Giving Kids a Boost: The Positive Relationship between Frequency of SNAP Participation and Child’s Preventative Health Care Utilization in the First Year
Research Center: Tufts University/University of Connecticut (UConn) RIDGE Program
Investigator: Arteaga, Irma, Leslie Hodges, and Colleen Heflin
Institution: University of Missouri
University of Missouri
241 Middlebush Hall
Columbia, MO 65211
Recently, levels of food insufficiency in households with children have risen; while levels of well-visits and immunizations for young children have fallen. Primary care, especially pediatric well-visits, is important for establishing good health practices at an early age and ensuring that children receive vaccines against infectious diseases. A growing body of evidence supports a strong negative linkage between food insecurity and child health and food insecurity and health care use, including primary care. At the same time, it is observed that many children who participate in SNAP are at higher risk for poor health including African American and Hispanic children, who have poorer health outcomes than white children on a number of measures. Moreover, African American children are less likely than white children to receive recommended doses of vaccines against preventable diseases, while Hispanic children are less likely than white children to have had a well-child visit in the past year.
Although SNAP reduces food insecurity, improvements in child health due to SNAP participation are not as large as one might expect. One explanation is that prior literature has not examined interruptions in monthly SNAP receipts for households with children due to data limitations. Thus, little is known about how SNAP dynamics impact child health care use and, by extension health, and whether this relationship differs by race/ethnicity and geography. This study examines the relationship between SNAP participation and well-visits and immunizations in the first year of life, using administrative data for more than 50,000 children-mother dyads, and logistic regression models. This study used SNAP benefit receipts linked to Medicaid claims data from Missouri’s Department of Social Services (Family Support Division) for the period January 2006 to July 2014.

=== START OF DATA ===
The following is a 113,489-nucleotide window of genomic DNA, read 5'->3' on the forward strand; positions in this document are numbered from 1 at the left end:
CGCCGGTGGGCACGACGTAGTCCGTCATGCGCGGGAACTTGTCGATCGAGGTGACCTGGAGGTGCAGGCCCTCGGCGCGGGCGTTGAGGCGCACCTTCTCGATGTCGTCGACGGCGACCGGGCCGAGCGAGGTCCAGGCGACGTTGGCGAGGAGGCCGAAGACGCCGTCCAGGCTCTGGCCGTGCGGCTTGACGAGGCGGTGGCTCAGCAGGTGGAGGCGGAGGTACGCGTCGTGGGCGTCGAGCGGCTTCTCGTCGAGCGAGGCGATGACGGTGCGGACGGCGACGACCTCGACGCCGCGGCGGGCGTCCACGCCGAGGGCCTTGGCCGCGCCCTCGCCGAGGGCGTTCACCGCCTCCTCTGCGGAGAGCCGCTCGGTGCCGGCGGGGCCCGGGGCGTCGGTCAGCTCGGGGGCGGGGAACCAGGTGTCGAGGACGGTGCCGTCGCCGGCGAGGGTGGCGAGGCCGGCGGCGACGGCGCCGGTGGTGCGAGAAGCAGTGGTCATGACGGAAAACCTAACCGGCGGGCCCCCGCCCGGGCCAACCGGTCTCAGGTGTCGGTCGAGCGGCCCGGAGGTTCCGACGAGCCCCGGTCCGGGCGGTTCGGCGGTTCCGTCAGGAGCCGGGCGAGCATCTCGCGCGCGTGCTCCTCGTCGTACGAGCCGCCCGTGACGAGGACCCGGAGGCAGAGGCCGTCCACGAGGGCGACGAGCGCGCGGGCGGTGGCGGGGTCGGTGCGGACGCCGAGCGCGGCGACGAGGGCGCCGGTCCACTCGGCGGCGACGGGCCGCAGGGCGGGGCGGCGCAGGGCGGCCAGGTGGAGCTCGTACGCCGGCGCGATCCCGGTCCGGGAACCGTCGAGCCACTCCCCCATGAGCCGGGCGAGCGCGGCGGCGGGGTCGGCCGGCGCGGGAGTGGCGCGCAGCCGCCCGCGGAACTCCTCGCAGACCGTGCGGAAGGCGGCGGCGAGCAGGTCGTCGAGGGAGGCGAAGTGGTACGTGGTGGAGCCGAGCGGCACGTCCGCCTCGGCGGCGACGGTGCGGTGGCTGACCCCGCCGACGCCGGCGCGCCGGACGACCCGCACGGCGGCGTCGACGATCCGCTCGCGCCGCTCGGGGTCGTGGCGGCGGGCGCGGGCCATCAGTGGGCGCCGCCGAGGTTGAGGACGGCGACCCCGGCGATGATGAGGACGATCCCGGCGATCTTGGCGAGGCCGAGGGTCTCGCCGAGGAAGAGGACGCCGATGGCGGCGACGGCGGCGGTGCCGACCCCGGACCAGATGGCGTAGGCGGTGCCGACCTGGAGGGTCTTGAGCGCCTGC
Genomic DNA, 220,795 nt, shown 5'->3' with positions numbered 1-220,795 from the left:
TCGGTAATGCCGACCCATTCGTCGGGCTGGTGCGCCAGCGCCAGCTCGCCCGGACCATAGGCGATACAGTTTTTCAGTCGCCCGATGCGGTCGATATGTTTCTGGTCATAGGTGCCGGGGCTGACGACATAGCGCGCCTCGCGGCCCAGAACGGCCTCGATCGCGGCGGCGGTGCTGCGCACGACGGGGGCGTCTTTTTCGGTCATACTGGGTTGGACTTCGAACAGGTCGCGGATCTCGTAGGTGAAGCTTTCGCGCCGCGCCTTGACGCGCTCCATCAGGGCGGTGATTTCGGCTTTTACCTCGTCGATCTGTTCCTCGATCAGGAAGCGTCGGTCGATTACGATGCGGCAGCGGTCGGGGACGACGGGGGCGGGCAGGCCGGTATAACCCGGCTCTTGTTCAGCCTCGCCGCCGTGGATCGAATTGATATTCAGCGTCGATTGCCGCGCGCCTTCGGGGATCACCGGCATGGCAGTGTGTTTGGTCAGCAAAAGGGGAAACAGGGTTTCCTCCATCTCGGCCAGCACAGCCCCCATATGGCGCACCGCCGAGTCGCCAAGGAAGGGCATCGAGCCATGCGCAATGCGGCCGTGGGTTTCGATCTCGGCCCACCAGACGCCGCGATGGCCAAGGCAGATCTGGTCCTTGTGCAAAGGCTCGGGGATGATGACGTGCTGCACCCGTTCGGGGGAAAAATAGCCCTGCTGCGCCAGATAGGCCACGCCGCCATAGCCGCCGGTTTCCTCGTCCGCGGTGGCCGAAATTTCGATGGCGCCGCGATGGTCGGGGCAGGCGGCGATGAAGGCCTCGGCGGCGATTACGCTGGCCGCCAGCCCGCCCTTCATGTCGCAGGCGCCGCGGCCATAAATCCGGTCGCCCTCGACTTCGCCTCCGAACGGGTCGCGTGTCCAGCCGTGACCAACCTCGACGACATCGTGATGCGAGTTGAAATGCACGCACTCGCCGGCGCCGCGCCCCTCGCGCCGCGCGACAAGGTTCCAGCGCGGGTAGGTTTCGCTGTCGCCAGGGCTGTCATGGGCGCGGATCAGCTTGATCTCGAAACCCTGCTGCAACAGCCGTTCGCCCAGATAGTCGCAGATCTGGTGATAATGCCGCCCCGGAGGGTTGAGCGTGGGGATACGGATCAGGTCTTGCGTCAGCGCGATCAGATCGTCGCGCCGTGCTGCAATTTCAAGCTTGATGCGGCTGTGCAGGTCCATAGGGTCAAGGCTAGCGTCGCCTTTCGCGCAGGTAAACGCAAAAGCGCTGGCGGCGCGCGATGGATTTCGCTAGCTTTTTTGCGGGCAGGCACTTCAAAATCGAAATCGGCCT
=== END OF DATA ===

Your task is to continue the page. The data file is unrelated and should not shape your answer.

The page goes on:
This study finds that compared to always receiving SNAP, leaving SNAP or receiving SNAP inconsistently which may be a consequence of administrative churn, reduces the likelihood that an infant receives all recommended well-child visits in the first year. These discrepancies are larger for children living in urban areas, and children whose mothers are African American and Hispanic. Models that used patterns of SNAP participation suggest that one obstacle for infant care among low-income households with diagnosed maternal depression may be the stability of SNAP receipt. The study revealed that stable SNAP participation primarily influences vaccination rates through well visits, which is when most infants receive their immunizations.
Given major public health concerns about recent declines in well-visits and immunizations, it is possible that procedures like waiver extensions and remote interviews for application and recertification, could help to address the instability in SNAP participation among new mothers and, by extension, could reduce the public health burden associated with unstable participation.